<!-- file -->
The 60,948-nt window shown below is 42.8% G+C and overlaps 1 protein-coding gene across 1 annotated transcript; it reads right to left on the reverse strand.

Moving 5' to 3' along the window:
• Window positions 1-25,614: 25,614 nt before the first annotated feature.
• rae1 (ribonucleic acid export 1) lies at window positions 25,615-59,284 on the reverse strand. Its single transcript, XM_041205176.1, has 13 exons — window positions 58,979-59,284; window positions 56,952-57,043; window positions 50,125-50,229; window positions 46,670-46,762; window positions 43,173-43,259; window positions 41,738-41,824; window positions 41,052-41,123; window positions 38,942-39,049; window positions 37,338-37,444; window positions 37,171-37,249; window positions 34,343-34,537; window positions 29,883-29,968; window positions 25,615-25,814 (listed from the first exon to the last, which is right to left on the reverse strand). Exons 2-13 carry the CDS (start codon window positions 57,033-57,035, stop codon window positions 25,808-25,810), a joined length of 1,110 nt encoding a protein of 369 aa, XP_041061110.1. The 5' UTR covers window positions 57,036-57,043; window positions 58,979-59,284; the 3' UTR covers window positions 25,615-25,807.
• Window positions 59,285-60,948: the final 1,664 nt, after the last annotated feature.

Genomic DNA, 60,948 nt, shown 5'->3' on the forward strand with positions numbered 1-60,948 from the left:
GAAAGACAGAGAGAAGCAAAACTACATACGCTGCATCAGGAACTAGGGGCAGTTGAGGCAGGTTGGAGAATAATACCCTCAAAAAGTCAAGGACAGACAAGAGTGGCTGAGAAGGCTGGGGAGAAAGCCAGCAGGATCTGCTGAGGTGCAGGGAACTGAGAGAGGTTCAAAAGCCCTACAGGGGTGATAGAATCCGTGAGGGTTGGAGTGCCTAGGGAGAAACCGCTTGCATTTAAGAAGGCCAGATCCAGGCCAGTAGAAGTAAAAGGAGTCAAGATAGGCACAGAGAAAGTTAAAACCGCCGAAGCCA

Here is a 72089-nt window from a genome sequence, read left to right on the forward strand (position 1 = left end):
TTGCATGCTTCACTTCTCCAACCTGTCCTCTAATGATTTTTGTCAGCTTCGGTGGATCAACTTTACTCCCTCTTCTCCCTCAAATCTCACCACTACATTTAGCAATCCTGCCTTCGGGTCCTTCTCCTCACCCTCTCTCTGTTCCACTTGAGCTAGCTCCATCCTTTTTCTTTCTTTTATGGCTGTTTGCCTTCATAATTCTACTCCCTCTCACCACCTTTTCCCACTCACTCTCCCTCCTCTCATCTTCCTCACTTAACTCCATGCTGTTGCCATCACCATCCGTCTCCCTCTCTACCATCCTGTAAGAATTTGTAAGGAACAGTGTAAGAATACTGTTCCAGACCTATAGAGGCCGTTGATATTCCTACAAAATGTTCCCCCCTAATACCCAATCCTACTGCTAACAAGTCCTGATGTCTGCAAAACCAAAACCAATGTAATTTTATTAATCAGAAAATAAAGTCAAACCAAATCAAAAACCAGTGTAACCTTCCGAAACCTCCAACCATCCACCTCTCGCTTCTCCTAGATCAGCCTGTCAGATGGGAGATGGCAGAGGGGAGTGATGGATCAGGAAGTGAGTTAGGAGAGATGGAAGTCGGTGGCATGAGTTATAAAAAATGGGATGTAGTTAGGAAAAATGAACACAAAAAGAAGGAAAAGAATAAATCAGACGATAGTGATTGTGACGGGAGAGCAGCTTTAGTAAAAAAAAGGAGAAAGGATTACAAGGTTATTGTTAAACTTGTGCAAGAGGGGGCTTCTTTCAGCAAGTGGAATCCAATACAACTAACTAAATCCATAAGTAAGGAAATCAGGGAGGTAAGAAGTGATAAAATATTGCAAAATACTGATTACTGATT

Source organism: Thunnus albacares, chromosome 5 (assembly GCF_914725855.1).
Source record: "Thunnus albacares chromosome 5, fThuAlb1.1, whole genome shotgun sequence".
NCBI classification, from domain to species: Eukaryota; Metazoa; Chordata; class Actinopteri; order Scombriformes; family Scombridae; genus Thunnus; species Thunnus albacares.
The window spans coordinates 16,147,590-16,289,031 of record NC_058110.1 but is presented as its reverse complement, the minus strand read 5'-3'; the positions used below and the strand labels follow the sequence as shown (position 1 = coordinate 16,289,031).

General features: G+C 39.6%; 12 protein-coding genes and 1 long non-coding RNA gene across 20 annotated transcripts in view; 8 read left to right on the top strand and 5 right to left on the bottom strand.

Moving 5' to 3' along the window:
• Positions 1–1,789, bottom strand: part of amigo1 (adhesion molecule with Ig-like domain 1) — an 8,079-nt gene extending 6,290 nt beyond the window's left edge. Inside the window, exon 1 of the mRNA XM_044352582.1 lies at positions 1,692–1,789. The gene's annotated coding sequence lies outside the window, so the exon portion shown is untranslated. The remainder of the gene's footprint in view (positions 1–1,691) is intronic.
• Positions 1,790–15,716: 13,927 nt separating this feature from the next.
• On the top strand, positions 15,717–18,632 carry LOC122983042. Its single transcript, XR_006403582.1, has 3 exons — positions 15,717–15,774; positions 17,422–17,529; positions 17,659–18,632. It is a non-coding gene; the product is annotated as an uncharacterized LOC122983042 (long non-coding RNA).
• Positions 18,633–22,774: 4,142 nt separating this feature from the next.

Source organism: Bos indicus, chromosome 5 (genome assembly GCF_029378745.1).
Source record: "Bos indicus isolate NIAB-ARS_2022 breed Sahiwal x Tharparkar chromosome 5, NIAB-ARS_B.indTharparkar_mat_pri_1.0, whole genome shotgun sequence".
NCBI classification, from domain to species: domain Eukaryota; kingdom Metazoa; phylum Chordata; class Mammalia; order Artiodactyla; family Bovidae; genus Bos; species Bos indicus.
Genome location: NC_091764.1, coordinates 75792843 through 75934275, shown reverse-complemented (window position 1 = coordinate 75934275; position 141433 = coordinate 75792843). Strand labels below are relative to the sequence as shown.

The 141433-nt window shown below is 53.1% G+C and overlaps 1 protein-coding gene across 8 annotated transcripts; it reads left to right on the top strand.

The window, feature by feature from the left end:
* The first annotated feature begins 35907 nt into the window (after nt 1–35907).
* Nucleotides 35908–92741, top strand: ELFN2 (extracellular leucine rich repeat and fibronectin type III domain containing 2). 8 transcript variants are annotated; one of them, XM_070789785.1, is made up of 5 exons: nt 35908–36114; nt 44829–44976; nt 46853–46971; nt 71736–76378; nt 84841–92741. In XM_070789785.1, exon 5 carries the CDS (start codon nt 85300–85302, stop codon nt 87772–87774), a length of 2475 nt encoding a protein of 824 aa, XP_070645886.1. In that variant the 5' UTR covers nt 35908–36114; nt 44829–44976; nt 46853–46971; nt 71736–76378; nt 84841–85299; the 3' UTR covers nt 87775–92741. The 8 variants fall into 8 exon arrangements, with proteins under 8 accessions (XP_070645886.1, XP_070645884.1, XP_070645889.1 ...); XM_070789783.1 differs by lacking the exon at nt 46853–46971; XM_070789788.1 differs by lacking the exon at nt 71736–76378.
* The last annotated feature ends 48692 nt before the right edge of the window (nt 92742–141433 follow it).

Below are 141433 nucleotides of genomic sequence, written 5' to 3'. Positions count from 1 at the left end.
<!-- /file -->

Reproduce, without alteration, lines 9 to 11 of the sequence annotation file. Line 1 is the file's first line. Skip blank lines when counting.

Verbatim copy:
TTGCATGCTTCACTTCTCCAACCTGTCCTCTAATGATTTTTGTCAGCTTCGGTGGATCAACTTTACTCCCTCTTCTCCCTCAAATCTCACCACTACATTTAGCAATCCTGCCTTCGGGTCCTTCTCCTCACCCTCTCTCTGTTCCACTTGAGCTAGCTCCATCCTTTTTCTTTCTTTTATGGCTGTTTGCCTTCATAATTCTACTCCCTCTCACCACCTTTTCCCACTCACTCTCCCTCCTCTCATCTTCCTCACTTAACTCCATGCTGTTGCCATCACCATCCGTCTCCCTCTCTACCATCCTGTAAGAATTTGTAAGGAACAGTGTAAGAATACTGTTCCAGACCTATAGAGGCCGTTGATATTCCTACAAAATGTTCCCCCCTAATACCCAATCCTACTGCTAACAAGTCCTGATGTCTGCAAAACCAAAACCAATGTAATTTTATTAATCAGAAAATAAAGTCAAACCAAATCAAAAACCAGTGTAACCTTCCGAAACCTCCAACCATCCACCTCTCGCTTCTCCTAGATCAGCCTGTCAGATGGGAGATGGCAGAGGGGAGTGATGGATCAGGAAGTGAGTTAGGAGAGATGGAAGTCGGTGGCATGAGTTATAAAAAATGGGATGTAGTTAGGAAAAATGAACACAAAAAGAAGGAAAAGAATAAATCAGACGATAGTGATTGTGACGGGAGAGCAGCTTTAGTAAAAAAAAGGAGAAAGGATTACAAGGTTATTGTTAAACTTGTGCAAGAGGGGGCTTCTTTCAGCAAGTGGAATCCAATACAACTAACTAAATCCATAAGTAAGGAAATCAGGGAGGTAAGAAGTGATAAAATATTGCAAAATACTGATTACTGATT

Source organism: Thunnus albacares, chromosome 5 (assembly GCF_914725855.1).
Source record: "Thunnus albacares chromosome 5, fThuAlb1.1, whole genome shotgun sequence".